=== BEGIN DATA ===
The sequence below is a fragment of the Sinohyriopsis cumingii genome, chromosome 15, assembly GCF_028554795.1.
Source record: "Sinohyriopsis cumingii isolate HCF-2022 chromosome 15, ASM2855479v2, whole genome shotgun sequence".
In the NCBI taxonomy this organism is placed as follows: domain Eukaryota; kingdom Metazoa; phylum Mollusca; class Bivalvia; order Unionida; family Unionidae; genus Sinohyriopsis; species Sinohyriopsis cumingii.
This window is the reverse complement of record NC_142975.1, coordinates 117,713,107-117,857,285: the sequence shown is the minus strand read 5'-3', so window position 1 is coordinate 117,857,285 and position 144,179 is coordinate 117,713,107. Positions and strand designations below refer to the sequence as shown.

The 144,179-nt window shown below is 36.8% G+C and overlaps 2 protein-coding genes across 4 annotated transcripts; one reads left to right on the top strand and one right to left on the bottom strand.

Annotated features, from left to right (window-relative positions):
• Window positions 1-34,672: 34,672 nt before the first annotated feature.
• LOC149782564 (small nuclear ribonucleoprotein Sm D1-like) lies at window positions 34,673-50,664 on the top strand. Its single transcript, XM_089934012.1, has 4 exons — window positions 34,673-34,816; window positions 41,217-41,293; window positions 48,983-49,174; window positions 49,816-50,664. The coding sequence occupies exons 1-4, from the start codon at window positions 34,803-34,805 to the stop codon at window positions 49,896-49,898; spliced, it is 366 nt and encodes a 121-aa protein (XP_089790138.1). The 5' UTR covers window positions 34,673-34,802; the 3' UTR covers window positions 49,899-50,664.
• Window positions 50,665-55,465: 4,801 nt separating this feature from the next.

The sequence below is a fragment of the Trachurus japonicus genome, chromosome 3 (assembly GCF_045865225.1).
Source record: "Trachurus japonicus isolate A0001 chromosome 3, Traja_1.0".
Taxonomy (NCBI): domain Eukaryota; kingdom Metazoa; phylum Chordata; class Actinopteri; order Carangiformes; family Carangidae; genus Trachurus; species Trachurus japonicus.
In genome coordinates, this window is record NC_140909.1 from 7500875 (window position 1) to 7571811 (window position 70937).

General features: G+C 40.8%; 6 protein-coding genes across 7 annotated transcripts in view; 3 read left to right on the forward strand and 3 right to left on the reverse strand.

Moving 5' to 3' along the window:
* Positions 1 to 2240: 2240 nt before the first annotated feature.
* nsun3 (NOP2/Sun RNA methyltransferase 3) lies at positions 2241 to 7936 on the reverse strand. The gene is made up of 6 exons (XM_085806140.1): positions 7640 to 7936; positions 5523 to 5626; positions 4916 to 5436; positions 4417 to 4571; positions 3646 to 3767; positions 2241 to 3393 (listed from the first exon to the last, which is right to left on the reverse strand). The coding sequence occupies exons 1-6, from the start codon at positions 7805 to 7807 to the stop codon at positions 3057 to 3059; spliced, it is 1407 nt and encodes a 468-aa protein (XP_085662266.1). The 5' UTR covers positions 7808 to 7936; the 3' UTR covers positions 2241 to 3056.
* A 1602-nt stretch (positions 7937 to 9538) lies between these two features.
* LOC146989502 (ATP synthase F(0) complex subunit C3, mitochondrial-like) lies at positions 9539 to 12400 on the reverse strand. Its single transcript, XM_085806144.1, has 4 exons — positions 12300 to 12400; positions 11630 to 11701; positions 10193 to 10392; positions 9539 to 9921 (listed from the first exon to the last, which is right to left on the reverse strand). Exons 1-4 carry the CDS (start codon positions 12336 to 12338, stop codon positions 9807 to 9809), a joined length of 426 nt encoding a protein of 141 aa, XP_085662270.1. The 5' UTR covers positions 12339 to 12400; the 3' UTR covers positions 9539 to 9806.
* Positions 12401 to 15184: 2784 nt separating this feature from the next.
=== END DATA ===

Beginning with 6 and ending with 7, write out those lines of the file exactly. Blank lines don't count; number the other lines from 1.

Annotated features, from left to right (window-relative positions):
• Window positions 1-34,672: 34,672 nt before the first annotated feature.